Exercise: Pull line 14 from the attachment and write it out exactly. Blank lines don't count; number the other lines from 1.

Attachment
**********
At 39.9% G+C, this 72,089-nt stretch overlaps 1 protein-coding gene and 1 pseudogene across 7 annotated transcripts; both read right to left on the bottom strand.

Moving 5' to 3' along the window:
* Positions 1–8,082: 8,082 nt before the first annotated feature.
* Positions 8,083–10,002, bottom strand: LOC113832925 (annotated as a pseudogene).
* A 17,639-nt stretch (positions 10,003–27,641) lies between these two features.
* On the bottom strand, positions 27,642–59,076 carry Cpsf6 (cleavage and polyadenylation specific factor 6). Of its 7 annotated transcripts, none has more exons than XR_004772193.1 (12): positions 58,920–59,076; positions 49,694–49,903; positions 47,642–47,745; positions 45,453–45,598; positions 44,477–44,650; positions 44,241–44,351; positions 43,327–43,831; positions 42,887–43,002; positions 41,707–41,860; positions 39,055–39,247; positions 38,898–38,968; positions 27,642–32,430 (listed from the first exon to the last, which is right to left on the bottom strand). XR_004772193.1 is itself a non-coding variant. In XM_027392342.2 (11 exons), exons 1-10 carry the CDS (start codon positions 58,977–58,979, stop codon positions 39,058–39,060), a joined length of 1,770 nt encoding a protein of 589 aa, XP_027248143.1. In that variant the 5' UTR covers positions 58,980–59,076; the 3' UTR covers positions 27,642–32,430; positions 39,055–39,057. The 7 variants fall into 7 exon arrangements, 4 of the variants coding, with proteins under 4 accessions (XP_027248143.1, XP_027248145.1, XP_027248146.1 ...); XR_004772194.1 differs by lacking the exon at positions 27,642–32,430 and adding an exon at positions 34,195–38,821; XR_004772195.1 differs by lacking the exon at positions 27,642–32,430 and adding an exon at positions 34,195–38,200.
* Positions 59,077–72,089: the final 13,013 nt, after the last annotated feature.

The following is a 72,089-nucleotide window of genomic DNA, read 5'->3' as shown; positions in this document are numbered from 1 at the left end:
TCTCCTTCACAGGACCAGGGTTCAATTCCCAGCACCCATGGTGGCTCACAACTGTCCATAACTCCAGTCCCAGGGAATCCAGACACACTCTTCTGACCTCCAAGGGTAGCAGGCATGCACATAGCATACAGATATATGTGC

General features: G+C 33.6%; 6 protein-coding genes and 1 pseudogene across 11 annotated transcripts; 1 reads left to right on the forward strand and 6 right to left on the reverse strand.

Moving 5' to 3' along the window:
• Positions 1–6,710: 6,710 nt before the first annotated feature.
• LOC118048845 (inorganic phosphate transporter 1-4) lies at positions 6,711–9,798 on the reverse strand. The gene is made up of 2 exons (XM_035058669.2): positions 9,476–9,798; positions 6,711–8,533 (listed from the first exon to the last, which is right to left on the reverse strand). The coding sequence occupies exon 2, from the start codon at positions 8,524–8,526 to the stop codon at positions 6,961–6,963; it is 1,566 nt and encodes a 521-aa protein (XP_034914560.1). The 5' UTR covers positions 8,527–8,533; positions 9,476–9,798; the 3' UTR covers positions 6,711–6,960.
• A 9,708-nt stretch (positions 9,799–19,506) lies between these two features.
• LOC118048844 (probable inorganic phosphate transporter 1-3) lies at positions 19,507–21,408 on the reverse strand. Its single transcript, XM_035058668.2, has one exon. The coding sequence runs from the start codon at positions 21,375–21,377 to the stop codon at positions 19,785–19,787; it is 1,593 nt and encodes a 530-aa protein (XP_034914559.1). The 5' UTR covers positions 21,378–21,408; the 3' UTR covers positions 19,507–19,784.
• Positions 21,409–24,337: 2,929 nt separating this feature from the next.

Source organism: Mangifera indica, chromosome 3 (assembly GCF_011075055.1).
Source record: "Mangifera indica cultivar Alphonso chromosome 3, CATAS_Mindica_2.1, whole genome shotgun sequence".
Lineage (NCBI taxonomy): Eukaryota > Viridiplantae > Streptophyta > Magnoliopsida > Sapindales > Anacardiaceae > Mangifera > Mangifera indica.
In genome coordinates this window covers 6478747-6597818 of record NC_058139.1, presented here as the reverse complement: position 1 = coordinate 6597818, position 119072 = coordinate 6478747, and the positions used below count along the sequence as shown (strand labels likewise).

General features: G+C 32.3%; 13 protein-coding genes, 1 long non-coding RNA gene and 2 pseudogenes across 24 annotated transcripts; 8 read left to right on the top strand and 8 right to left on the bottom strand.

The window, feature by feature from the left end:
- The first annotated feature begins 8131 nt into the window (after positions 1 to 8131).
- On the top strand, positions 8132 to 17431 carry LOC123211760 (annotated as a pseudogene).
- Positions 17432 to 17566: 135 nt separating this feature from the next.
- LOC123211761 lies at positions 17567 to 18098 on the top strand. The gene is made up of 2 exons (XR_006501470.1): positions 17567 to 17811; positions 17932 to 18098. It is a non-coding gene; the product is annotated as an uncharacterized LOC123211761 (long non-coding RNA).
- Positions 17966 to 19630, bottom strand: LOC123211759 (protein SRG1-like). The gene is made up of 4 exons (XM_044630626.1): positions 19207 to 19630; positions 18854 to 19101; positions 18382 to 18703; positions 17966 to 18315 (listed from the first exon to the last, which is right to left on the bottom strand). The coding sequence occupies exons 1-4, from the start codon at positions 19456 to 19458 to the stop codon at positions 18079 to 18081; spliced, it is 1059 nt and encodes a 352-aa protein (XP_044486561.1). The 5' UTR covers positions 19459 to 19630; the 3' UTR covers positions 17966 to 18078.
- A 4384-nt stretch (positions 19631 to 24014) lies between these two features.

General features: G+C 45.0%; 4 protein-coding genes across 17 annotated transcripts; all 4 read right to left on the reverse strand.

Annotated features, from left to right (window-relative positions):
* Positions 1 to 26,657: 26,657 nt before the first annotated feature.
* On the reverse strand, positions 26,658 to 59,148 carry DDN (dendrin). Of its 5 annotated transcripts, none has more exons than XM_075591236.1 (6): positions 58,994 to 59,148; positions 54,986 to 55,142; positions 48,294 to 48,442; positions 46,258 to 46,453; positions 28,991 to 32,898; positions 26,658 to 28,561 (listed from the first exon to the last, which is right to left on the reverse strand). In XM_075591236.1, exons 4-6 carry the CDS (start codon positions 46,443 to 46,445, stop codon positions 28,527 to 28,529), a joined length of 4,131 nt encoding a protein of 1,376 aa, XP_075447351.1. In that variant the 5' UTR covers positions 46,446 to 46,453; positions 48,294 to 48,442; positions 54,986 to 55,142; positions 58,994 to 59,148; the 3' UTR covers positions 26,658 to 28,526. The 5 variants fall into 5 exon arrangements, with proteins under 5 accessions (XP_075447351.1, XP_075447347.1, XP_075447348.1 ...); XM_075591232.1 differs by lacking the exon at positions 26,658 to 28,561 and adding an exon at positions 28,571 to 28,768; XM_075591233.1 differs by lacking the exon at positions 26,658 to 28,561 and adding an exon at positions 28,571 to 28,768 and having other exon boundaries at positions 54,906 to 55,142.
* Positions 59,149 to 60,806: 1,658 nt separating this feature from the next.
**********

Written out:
• A 9,708-nt stretch (positions 9,799–19,506) lies between these two features.